An Deeper Look Into the Ongoing Teen Mental Health Crisis
Today, the US is facing a teenage mental health crisis. The Covid-19 pandemic severely impacted the social-emotional development of many teenagers. Teenagers faced excessive amounts of stress and anxiety. We were restricted from seeing people, following daily routines, and continuing our normal lives.
When asked about their experiences within the covid-19 pandemic one teen responded “At the end of the year I felt so pressured to have good grades and keep up” (Fahmida Manik) Another teen replied, “It affected my time management abilities because I spent so much time on one assignment that I missed others. This was extremely stressful” (Raisa Islam). During remote learning, many teenagers fell behind as they found themselves disassociating from "the real world". Many people found themselves turing to social media for support and comfort; when in reality social media can be extremely harmful.
Recently, the US Surgeon General warned the public of a "devastating" mental health crisis among adolescents. Numerous hospital and physician organizations have declared this crisis to be a national emergency. Rising levels of mental illness, a severe shortage of therapists and treatment options, and a lack of research are all factors of this emergency. (NY Times)
Social media has also seemed to negatively impact the mental health of many teenagers. When discussing the role of social media within their life, one teenager explained “During the pandemic, many influencers were extremely active within their social media. They had these perfect lives and I felt like I had to fit into a set of certain standards. It felt like we had to fall into the trends set by others” (Fahmida Manik).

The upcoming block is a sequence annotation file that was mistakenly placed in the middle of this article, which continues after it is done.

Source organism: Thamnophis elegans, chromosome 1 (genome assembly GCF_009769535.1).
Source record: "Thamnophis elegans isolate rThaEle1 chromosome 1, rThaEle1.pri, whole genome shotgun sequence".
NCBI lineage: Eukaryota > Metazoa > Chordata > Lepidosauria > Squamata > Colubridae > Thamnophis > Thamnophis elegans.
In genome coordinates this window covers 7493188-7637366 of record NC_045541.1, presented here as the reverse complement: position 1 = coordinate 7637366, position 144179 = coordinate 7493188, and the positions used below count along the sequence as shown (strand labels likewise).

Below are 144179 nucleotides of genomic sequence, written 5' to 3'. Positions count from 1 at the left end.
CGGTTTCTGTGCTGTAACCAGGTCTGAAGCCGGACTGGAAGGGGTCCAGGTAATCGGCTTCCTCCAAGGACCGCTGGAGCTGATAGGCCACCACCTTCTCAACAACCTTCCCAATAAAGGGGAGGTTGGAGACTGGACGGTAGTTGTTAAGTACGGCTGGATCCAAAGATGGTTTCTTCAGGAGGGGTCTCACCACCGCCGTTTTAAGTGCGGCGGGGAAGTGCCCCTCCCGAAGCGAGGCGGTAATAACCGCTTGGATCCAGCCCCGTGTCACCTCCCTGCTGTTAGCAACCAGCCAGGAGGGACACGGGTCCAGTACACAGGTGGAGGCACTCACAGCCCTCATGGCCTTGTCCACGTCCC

Due to the overwhelming presence of social media, teenagers are getting less sleep and exercise and spending less in-person time with friends, according to federal research. Scientifically, we know that sleep is an extremely important to the physical and mental wellbeing for all people- but especially for adolescents.
For many adolescents, these combined effects led to mental health disorders such as anxiety, depression, compulsive behaviors, self-harm, and even suicide. With a lack of support, many teens continue to feel hopeless today.
As a society, we need to start listening to teens and setting a new “normal”. Our lives are constantly revolved around social media often times we forget to hone in on the real moments. We need to put ourselves first, instead of seeking validation from others. And finally, we have to be there for each other.
Mathis, Joel. “Understanding the Teen Mental Health Crisis.” The Week, The Week, 16 May 2022, theweek.com/covid-19/1013492/understanding-the-teen-mental-health-crisis. Accessed 13 June 2022.